Growth Mindset (Inspired by an AP Forum Post)

The Post a Student Wrote in the Forum:

Maybe we know that there is a power of sharing ideas and in our massive egos or our attention to the expectations and conventions of the world we live in, we obstruct the purity in our thoughts? Our thoughts are ghosts that we give bodies when we write them down and when we put our own selves into motion in order to give the words a place to breath. Are those greedy for power afraid that in sharing our common experiences, we might find a semblance of unity and shed blind following? Can we ever shed blind following or will we just transfer our faith or trust into the next person to come that we can deem as more pious or more of a rebel-someone more like who we want to be?

My Response:
Borges addresses this in his discussion of what it means to be a “good disciple:”

“…I have had many masters in my life. I am proud to be a disciple – a good disciple, I hope. And when I think of my father, when I think of the great Jewish-Spanish author Rafael Cansinos-Assens, when I think of Macedonio Fernandez, I would also like to hear their voices. And sometimes I train my voice into a trick of imitating their voices, in order that I may think as they would have thought. They are always around me.”

Such a happy little bit of irony – I am proud to be a disciple, because what does it mean to be a disciple but to humble yourself, to submit your “massive ego” so it doesn’t get in the way of your own growth. Borges writes that this allows him to train his voice to imitate the voices of those he admires so he may think as they would have thought – to escape his default modes of thinking and gain a different kind of perspective. To think from someone else’s point of view is to think in different words than you would yourself use; to think in different words is to think a different thought.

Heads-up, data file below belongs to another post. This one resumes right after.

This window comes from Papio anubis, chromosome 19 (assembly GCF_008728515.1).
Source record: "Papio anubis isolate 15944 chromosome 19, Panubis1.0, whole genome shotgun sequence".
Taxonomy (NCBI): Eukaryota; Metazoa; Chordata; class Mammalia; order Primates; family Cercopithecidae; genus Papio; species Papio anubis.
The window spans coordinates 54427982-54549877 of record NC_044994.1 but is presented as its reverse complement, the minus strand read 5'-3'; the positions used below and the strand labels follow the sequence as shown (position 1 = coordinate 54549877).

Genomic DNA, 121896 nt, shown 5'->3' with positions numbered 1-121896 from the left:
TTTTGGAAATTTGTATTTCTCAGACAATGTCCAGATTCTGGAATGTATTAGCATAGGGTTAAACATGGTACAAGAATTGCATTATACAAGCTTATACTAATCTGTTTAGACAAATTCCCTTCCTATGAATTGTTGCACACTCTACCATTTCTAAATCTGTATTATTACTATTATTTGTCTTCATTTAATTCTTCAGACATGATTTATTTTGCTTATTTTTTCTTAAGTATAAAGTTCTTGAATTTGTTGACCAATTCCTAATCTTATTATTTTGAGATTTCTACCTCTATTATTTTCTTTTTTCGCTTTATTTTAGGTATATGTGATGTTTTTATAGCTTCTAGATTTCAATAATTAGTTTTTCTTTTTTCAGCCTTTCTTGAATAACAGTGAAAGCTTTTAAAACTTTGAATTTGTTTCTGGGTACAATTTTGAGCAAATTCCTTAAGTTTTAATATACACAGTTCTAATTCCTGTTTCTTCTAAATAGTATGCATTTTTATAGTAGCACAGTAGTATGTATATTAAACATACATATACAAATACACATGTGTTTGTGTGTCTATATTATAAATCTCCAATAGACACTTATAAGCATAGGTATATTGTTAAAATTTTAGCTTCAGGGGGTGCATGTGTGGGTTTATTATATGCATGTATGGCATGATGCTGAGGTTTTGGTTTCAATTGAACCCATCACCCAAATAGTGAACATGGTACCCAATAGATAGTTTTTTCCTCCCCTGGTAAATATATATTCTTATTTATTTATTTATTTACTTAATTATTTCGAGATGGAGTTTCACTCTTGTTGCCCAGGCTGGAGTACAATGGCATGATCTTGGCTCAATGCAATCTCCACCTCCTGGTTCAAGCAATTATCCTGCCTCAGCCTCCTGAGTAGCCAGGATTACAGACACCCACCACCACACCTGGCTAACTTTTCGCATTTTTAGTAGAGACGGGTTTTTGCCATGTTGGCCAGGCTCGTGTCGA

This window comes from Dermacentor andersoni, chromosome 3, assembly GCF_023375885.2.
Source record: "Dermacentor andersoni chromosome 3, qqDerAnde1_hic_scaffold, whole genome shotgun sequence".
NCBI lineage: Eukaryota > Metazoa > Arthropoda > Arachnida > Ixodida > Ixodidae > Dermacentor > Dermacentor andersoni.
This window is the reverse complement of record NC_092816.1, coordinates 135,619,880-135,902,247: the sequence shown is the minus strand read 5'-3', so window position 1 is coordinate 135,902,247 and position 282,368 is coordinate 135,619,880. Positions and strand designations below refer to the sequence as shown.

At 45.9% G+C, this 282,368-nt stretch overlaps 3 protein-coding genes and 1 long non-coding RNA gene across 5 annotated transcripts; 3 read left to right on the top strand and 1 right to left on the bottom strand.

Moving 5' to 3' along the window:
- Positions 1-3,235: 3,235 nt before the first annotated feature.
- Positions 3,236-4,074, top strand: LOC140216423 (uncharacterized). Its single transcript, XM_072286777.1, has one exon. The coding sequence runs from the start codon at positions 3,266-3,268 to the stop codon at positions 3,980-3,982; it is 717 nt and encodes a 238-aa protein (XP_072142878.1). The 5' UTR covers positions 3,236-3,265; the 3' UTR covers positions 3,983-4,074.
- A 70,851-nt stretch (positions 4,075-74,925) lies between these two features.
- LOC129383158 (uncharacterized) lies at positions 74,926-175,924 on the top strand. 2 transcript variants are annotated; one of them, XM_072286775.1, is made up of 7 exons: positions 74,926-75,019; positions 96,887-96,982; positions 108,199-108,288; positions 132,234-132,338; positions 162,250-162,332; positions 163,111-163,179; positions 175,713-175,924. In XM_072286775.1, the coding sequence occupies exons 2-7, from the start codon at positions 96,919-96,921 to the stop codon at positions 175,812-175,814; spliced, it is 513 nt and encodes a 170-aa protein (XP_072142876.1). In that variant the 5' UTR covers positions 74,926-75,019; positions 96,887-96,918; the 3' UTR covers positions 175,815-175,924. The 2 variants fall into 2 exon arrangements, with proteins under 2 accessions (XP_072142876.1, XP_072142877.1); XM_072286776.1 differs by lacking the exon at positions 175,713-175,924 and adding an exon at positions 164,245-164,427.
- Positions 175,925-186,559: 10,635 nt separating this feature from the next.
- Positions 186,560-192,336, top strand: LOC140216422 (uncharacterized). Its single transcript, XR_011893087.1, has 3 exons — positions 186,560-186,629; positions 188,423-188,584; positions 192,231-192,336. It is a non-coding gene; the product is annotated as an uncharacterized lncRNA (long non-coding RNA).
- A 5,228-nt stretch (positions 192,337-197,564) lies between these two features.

If you as a high school student can allow yourself the humility to question, to try on the thoughts of great masters – Marquez, Dostoevsky, Borges, Steinbeck, Woolf, just to mention the masters you’re encountering in these first three weeks of senior year – without feeling the pressure to assert a judgment; if you can allow yourself to listen to the way they give you a means of continuing a conversation, rather than closing the door on them when you turn your attention to Sophocles and Achebe, then you can be a good disciple, too.

The idea of “the purity in our thoughts” embraces a false choice – that thinking for yourself means coming up with an idea that is untainted by what others have thought. It carries in it an assumption that this whole dialogue business is nice and all, but its purpose is only to take us to an original expression. Similarly, the idea that following means blindly following taps into extremes. Consider your masters as tour guides on a loosely structured tour. You’re allowed to stop and linger for a while even after they have moved on, to have a discussion with a friend about an exhibit you find particularly fascinating. But don’t fret – you won’t get lost! – another guide speaking in another voice will bring another tour group your way, and you can just pick up on the conversation they’re having. And when you’re through with the tours in this particular place in May or June of CE 2016, you’ll be ready to hop on to a better class of tour in some other place. And so on.

Here are some videos on what is called the Growth Mindset. They might better explain what I mean.

Leave a Reply